Where casuistic reasoning is bottom-up, starting from particular cases, principles reasoning is top-down; it starts from widely held values and applies them to specific cases.
By far the best known principles in medical ethics are those pioneered in America by the philosophers Tom Beauchamp and James Childress (31> and in the United Kingdom by the doctor and philosopher Raanon Gillon. (32> They are:
• autonomy—respecting patients' wishes and freedom of choice
• beneficence—acting in patients' best interests
• non-maleficence—avoiding harm
• justice—treating equal problems equally.
Beauchamp and Childress describe these four principles as prima facie, i.e. likely to be pertinent in any medical ethical problem. Principles reasoning thus involves: identifying relevant ethical considerations in a given case in terms of the four principles, weighing them up appropriately, and thus reaching a conclusion on the balance of ethical considerations. For example, Beauchamp and Childress analyse the ethics of involuntary treatment in terms of the balance between beneficence and respect for autonomy, arguing that it is justified on grounds of beneficence when autonomy is undermined through a sufficient loss of rational capacity.
Principles reasoning has been widely criticized for encouraging a mechanical view of ethics, insensitive to the subtleties of real cases. This would be to misunderstand the principles approach, however. Prima facie principles are at an intermediate level of flexibility between the detailed prescriptions of codes and the abstractions of general ethical theory. All three levels—codes, principles, and ethical theory—are important in psychiatric ethics. The relative rigidity of codes and the specificity of their prescriptions helps to make them effective as regulators of professional conduct. General ethical theory, at the other extreme, gives us the flexibility to respond to novel problems, to adapt to changing circumstances. It also connects ethics to related disciplines. For example, deontology (the theory of rights and duties) connects ethics to law, and consequentialism, the best known example of which is utilitarianism, connects ethics to economics. Law and economics impinge importantly on psychiatry but they carry dangers which ethical theory can illuminate (see, for example, Montgomery on law(33) and Crisp on economics(34)).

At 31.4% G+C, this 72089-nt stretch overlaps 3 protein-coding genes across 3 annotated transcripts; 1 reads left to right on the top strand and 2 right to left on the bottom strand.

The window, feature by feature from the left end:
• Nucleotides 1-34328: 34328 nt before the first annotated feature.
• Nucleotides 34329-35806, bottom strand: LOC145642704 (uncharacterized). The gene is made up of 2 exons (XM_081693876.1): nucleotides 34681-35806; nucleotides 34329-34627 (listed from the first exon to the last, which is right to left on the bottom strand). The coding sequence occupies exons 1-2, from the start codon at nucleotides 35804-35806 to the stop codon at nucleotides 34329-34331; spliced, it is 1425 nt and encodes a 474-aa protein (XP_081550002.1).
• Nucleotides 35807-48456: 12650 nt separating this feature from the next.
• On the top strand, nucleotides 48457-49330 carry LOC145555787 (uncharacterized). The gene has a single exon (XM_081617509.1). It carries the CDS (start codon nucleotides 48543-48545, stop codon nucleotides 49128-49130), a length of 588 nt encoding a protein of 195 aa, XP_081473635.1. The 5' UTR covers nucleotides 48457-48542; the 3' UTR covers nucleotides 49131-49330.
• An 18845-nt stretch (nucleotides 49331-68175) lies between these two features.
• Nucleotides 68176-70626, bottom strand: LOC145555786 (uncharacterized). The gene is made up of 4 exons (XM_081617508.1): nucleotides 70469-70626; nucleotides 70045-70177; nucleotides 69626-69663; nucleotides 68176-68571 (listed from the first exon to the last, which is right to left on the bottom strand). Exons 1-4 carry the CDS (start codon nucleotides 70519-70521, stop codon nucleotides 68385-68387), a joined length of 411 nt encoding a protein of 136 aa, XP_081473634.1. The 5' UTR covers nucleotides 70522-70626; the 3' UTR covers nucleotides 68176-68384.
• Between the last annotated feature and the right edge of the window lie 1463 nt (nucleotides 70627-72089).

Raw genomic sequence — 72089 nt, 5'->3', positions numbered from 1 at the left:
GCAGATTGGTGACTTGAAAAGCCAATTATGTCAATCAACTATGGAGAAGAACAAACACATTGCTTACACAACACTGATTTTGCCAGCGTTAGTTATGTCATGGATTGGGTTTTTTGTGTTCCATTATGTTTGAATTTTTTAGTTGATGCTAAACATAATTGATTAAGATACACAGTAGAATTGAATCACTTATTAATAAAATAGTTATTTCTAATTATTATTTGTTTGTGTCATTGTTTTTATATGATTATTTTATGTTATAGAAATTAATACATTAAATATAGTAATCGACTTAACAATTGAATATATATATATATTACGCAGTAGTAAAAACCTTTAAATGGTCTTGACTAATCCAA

The importance of principles, at an intermediate level of flexibility between codes and ethical theory, is to provide a well-structured approach to analysing the values bearing on a given case. Most of us tend to approach an ethical problem from a particular point of view: beneficence, say, may be important for one person, autonomy for another. Analysing an ethical problem in terms of prima facie principles helps to make us aware of aspects of the problem we had neglected, thus giving us a more balanced understanding. Again, this is crucial in psychiatry with its inherent diversity of values. But even principled reasoning cannot ensure openness to ethical perspectives other than our own.
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